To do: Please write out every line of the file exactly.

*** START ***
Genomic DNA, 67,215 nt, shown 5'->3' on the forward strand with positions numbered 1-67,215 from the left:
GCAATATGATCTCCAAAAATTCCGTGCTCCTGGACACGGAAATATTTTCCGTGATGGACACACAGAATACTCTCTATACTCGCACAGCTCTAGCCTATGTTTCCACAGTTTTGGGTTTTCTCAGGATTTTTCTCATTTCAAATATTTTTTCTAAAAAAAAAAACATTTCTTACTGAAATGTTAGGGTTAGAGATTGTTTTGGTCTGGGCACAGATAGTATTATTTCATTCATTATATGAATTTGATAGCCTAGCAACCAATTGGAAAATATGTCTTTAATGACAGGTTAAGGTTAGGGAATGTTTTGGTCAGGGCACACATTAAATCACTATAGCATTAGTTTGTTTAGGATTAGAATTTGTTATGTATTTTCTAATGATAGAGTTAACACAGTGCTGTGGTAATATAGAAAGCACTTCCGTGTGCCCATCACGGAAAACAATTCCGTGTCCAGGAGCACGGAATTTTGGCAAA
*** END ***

Genomic DNA, 67,215 nt, shown 5'->3' on the forward strand with positions numbered 1-67,215 from the left:
GCAATATGATCTCCAAAAATTCCGTGCTCCTGGACACGGAAATATTTTCCGTGATGGACACACAGAATACTCTCTATACTCGCACAGCTCTAGCCTATGTTTCCACAGTTTTGGGTTTTCTCAGGATTTTTCTCATTTCAAATATTTTTTCTAAAAAAAAAAACATTTCTTACTGAAATGTTAGGGTTAGAGATTGTTTTGGTCTGGGCACAGATAGTATTATTTCATTCATTATATGAATTTGATAGCCTAGCAACCAATTGGAAAATATGTCTTTAATGACAGGTTAAGGTTAGGGAATGTTTTGGTCAGGGCACACATTAAATCACTATAGCATTAGTTTGTTTAGGATTAGAATTTGTTATGTATTTTCTAATGATAGAGTTAACACAGTGCTGTGGTAATATAGAAAGCACTTCCGTGTGCCCATCACGGAAAACAATTCCGTGTCCAGGAGCACGGAATTTTGGCAAA